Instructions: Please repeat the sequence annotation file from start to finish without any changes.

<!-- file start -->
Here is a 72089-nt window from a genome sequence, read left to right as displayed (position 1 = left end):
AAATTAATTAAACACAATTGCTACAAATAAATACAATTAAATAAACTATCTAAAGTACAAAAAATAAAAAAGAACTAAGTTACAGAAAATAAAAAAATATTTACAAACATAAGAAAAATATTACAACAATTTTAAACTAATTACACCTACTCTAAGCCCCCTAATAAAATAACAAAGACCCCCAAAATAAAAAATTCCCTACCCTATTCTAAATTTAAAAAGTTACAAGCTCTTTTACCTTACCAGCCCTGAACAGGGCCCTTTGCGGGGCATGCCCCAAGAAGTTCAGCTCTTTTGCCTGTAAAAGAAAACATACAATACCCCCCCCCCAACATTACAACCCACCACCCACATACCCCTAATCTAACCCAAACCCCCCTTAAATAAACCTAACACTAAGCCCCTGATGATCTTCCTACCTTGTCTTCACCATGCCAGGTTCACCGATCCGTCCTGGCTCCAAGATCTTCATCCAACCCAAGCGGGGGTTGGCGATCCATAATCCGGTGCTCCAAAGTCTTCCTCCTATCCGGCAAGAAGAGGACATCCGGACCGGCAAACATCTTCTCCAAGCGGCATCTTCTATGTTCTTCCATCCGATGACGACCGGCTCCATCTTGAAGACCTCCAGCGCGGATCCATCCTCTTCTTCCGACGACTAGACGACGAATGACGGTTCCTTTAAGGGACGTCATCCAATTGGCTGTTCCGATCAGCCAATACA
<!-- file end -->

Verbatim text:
Here is a 72089-nt window from a genome sequence, read left to right as displayed (position 1 = left end):
AAATTAATTAAACACAATTGCTACAAATAAATACAATTAAATAAACTATCTAAAGTACAAAAAATAAAAAAGAACTAAGTTACAGAAAATAAAAAAATATTTACAAACATAAGAAAAATATTACAACAATTTTAAACTAATTACACCTACTCTAAGCCCCCTAATAAAATAACAAAGACCCCCAAAATAAAAAATTCCCTACCCTATTCTAAATTTAAAAAGTTACAAGCTCTTTTACCTTACCAGCCCTGAACAGGGCCCTTTGCGGGGCATGCCCCAAGAAGTTCAGCTCTTTTGCCTGTAAAAGAAAACATACAATACCCCCCCCCCAACATTACAACCCACCACCCACATACCCCTAATCTAACCCAAACCCCCCTTAAATAAACCTAACACTAAGCCCCTGATGATCTTCCTACCTTGTCTTCACCATGCCAGGTTCACCGATCCGTCCTGGCTCCAAGATCTTCATCCAACCCAAGCGGGGGTTGGCGATCCATAATCCGGTGCTCCAAAGTCTTCCTCCTATCCGGCAAGAAGAGGACATCCGGACCGGCAAACATCTTCTCCAAGCGGCATCTTCTATGTTCTTCCATCCGATGACGACCGGCTCCATCTTGAAGACCTCCAGCGCGGATCCATCCTCTTCTTCCGACGACTAGACGACGAATGACGGTTCCTTTAAGGGACGTCATCCAATTGGCTGTTCCGATCAGCCAATACA